I know and understand what feeds my body, what feels good to consume and what does not. this is Seva to myself, this is me holding an overflowing cup from which i may fill any other cup. With Devotion and Love i prepare food, beautiful music and chanting playing in the background. With devotional enjoyment i eat with my hands, acutely smelling my food before i eat it. i offer obeisance to Krishna and really take my time eating, occasionally pausing to set my bowl aside, continuing to finish a few minutes later. i usually drink a glass of water a bit before and majority after my meal. always seeking the most Sattvic [17] option for my organism…

 

“Air is a first class food” 

— Thich Nhat Han (discussion on Emptiness)

 

Breathairianism, Barfoot Walking, Sun Gazing Yoga, Coconuts and Clean Water are the most excellent food sources. Chanting the Maha Mantra along with, exponentially increases potency and potentiality.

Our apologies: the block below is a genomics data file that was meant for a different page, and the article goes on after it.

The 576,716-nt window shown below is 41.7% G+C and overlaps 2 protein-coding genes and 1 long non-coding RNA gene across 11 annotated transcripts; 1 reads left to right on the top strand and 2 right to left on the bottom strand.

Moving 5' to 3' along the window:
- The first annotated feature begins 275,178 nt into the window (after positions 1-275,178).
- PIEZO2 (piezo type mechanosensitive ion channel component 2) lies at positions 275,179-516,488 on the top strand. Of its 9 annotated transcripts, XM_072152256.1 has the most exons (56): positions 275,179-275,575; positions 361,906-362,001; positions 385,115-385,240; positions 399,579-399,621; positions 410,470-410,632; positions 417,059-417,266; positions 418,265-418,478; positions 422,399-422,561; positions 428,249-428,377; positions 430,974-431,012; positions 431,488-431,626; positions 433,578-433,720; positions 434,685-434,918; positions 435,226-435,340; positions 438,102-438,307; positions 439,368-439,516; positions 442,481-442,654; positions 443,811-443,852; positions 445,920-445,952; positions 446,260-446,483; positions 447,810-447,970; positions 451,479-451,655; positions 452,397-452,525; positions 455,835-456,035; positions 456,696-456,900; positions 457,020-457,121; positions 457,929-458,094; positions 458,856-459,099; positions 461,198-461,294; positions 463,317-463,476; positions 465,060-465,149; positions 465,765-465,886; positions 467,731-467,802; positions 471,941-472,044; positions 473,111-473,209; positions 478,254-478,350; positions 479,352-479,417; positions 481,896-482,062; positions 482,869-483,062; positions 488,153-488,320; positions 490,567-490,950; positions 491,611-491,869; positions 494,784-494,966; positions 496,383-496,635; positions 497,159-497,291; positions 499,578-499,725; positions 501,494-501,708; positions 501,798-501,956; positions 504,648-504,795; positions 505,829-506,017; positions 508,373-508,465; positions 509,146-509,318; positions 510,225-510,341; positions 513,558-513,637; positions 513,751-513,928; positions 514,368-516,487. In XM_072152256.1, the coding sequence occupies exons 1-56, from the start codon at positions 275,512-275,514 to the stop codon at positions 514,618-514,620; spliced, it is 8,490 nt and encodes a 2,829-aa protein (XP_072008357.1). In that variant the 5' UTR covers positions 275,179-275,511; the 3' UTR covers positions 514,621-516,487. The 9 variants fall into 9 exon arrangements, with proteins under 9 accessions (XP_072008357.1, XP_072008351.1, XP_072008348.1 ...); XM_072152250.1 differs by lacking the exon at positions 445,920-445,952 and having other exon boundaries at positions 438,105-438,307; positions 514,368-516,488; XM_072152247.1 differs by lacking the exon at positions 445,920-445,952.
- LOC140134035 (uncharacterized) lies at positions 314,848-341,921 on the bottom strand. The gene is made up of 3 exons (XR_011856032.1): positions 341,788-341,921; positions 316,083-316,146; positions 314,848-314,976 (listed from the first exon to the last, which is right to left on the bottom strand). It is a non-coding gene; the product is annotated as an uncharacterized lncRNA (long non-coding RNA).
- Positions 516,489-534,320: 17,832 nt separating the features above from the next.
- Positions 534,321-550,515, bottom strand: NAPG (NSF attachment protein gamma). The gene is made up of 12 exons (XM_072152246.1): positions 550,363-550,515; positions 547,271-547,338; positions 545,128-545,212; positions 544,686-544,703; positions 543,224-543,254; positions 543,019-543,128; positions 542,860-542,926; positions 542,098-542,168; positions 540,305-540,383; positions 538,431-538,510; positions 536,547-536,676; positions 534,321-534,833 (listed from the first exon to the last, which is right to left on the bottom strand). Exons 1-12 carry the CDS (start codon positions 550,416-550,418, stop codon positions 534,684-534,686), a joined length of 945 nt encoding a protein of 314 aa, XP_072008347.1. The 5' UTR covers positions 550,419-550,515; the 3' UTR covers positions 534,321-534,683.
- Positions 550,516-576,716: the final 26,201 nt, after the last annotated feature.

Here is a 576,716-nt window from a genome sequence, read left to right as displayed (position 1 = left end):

“ Whatever you do, make it an offering to me – the food you eat, the sacrifice you make, the help you give, even your suffering. In this way you will be freed from the bondage of karma, and from its results both pleasant and painful. Then, firm in renunciation and yoga, with your heart free, you will come to me. ”

— Bhagavad Gita 9.27

 

I love living a yogic life, simple healthy food is one key ingredient. Often making a large pot of soup and alway too much, so I offer it to friends and locals, deliver as a care pack to anyone sick, run an ad on facebook for a free cup. I consider this as part of my Seva, in addition to guiding curious seekers through the Arkaya Yoga sequence, at various times throughout the year, or as the situation calls for it, is also my Seva. 

 

“ aum tat sat krsna arpanamastu “

aum that truth (highest reality) 

i offer (the food) to krishna